The copy we have just acquired is in near-mint condition.|
|Imprint||Glasguae: R. & A. Foulis|
|Date of Publication||1751|
|Notes||This is a beautiful Scottish edition of a classic, and a fine example of the aesthetically innovative and well-constructed books produced by Glasgow's Foulis Press. It measures 84 x 51 x 11 mm. Anacreon, the 6th-century BC Greek poet who wrote on wine, women and song, is here celebrated in a neat miniature version.
This copy is remarkable as it is printed on silk of four different colours, blue, pink, yellow and cream. The silk is not backed with paper, which makes the pages of some books printed on silk quite thick and rigid; here the silk is limp and the sheets are neatly sewn around the edges.
There is an ink inscription on the first (blank) leaf: "This Book was given to Mr. Baker by the Revd Mr Lumley Jan 10th 1771". A few sheets are a little spotted but the overall condition is delightful. Bound in contemporary red goatskin, gilt, with double gilt embossed endleaves (of two different patterns).
ESTC T85607 notes 4 copies on silk. See Bondy, Miniature Books, p.24, and Gaskell, Foulis Press, no. 181. The bookseller notes 'It doesn't appear in Book Auction Records and neither Houghton (who had a great miniature book collection) nor Getty ever found one.' The opportunity to acquire such a book is unlikely to recur.
NLS has a copy printed on paper, ABS.1.84.108. We also have a copy of Anacreon's Odes printed on silk by Hamilton, Balfour and Neill (1754), Nha.Misc.47. Other copies of books on fabric in NLS are at F.5.g.31 (limp white linen, not sewn at the edges) and F.6.b.4 (limp white silk, interleaved with paper, not sewn at the edges). There seems to have been a minor cult of printing on silk in Scotland at this period; see Brian Hillyard, 'Books printed on silk or linen', Factotum 28 (1989) pp.19-20. In 2000 we bought an unrecorded Aberdeen thesis printed on silk in 1675.
The National Library of Scotland has purchased this as an item of outstanding importance, which demonstrates how much Scots of the eighteenth century loved and admired their books. It is also a fine example of the Scottish cult of printing on silk, and of the Scottish tradition of producing miniature books, which arguably culminated in the work of David Bryce of Glasgow at the start of the 20th century.|
|Reference Sources||Gaskell, Foulis Press.
Bondy, Miniature Books.|
|Author||Ogilvie, John [& John Mayne]|
|Title||Relatio incarcerationis & martyrij P. Ioannis Ogilbei natione Scoti|
|Imprint||Constantiae: ex typographaeo Leonhardi Straub.|
|Date of Publication||1616|
|Notes||This appears to be the second edition of the primary account of the sufferings of John Ogilvie (1580-1615), the Jesuit priest who was hanged for treason in Glasgow, thereby becoming one of the very few Catholic martyrs of the Reformation period. This is his own account of his sufferings, which was continued by John Mayne using the testimony of Ogilvie's fellow-prisoners, and first published at Douai in 1615. The Library has a copy of the first edition at BCL.S165, but the second edition has 7 pages of additional material. This copy has early provenance from German libraries.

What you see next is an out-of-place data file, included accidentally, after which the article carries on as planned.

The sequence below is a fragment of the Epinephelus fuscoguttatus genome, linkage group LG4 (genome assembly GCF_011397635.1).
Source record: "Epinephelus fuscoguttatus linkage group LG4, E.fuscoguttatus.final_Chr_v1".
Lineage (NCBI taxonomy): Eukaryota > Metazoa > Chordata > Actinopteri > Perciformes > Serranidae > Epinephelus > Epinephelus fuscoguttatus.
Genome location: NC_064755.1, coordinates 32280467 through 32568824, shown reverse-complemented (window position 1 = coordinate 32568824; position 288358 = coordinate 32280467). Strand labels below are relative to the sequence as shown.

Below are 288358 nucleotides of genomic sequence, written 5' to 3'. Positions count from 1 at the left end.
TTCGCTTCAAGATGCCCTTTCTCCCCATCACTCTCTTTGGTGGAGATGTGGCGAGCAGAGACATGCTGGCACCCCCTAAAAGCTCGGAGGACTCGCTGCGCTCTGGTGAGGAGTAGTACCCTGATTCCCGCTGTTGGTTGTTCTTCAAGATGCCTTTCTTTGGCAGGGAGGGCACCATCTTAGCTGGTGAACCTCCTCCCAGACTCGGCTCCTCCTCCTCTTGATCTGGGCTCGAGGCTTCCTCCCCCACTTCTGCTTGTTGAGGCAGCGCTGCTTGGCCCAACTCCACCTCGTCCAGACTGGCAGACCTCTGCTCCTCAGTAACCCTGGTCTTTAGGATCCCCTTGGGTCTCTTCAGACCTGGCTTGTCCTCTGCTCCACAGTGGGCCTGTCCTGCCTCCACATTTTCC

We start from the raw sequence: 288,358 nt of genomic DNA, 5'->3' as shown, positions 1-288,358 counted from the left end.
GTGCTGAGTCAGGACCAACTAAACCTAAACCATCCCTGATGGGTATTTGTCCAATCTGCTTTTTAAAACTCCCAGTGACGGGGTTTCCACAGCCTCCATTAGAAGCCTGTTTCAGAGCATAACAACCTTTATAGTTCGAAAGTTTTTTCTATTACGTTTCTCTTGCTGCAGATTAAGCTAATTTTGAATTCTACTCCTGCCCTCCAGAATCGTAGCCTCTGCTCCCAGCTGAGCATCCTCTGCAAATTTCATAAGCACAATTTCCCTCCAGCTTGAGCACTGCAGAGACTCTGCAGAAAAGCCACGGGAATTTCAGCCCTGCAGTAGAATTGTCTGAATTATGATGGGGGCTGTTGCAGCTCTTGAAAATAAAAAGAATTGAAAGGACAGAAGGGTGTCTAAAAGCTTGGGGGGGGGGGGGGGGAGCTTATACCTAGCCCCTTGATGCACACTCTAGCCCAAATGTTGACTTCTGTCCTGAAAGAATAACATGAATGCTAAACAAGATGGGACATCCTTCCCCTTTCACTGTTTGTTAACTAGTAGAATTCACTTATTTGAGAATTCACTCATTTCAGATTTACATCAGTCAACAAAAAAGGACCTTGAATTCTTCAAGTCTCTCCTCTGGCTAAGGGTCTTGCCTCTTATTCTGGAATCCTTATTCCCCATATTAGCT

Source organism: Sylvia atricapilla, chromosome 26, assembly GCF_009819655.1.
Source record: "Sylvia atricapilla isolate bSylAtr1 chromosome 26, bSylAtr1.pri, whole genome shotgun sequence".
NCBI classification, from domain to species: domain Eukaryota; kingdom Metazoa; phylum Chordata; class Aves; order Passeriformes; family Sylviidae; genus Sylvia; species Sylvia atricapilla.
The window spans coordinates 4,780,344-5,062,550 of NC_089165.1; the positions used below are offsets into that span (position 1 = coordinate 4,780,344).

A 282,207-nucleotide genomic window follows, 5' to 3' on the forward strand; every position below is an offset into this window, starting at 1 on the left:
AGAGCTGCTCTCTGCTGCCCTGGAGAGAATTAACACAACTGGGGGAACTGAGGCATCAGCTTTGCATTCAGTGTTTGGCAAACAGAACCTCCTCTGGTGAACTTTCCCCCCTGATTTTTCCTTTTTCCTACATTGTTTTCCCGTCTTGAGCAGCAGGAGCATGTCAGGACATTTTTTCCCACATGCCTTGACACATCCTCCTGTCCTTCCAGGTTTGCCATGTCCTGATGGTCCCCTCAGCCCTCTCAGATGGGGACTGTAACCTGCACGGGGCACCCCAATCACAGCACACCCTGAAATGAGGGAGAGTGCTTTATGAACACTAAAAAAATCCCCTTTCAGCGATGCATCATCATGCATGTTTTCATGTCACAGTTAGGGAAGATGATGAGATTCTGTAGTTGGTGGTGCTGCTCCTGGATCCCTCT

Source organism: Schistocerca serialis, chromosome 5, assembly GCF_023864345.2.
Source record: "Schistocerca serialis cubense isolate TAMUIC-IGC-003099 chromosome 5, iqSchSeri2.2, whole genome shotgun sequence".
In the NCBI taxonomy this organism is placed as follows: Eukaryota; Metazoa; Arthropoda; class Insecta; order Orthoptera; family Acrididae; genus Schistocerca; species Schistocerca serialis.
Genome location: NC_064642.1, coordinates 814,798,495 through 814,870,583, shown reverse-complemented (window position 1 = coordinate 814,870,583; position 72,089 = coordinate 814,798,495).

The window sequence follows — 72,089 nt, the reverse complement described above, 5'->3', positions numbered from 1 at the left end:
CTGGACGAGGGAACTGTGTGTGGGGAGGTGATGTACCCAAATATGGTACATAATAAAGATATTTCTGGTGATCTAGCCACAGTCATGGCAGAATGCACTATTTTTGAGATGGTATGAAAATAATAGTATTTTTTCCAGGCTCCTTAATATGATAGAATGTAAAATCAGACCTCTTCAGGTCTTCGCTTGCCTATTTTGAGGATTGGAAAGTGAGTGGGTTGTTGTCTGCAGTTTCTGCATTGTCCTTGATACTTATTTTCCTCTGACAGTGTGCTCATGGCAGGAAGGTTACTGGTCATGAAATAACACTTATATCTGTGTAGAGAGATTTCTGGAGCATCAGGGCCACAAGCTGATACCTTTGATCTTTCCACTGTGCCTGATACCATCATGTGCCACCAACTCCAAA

Born at Drum na Keith, Ogilvie converted to Catholicism and entered the Society of Jesus. Ordained in either 1610 or 1613, he requested to work in Scotland, despite the danger faced by Catholic priests, and particularly Jesuits, when the penalty for saying Mass was death. After a successful ministry in Edinburgh and Glasgow lasting nine months, he was arrested and tortured to reveal the names of other Catholics, being deprived of sleep by being pricked with needles. James VI had offered him the chance of liberation if he would accept the spiritual supremacy of the monarch, but Ogilvie publicly rejected these terms at his trial. He was executed as a traitor on 10 March 1615.
St. John Ogilvie was canonised by Pope Paul VI in 1976, the first Scot to be canonised for over 700 years.|
|Reference Sources||True Relation of the proceedings against John Ogilvie, Edinburgh: 1615, H.34.c.41|
|Title||Information for Ross of Auchlossin, against the possessors of the Temple-lands.|
|Date of Publication||1706?|
|Notes||This is a most curious document discussing the order of the Knights Templar in Scottish history, of which no other copies can be traced. The text is known from its appearance in 'Templaria', 1828 (shelfmark H.30.c.26): this edition seems to have used the copy we have just acquired, as the 1828 editor notes that the last page seems to be missing a few words of text. In 1828 it was stated that no other copies were known.
A dispute between Robert Ross of Auchlossin and his tenants on lands formerly held by the Templars led to the production of this document. It traces the fortunes of the order, in order to make the case that the Templars were not a religious order, and that therefore their lands were not directly annexed to the crown after the Reformation in 1587. The Lords of Session agreed that Auchlossin's case was correct.
This is a striking example of early Scottish interest in the medieval religious order, often associated with Freemasonry.
The conjectural date of 1706 is taken from a manuscript annotation on the first page.|
|Reference Sources||Fountainhall, 'Decisions', v. 2, 1761, shelfmark Nha.L74, pp. 94-5|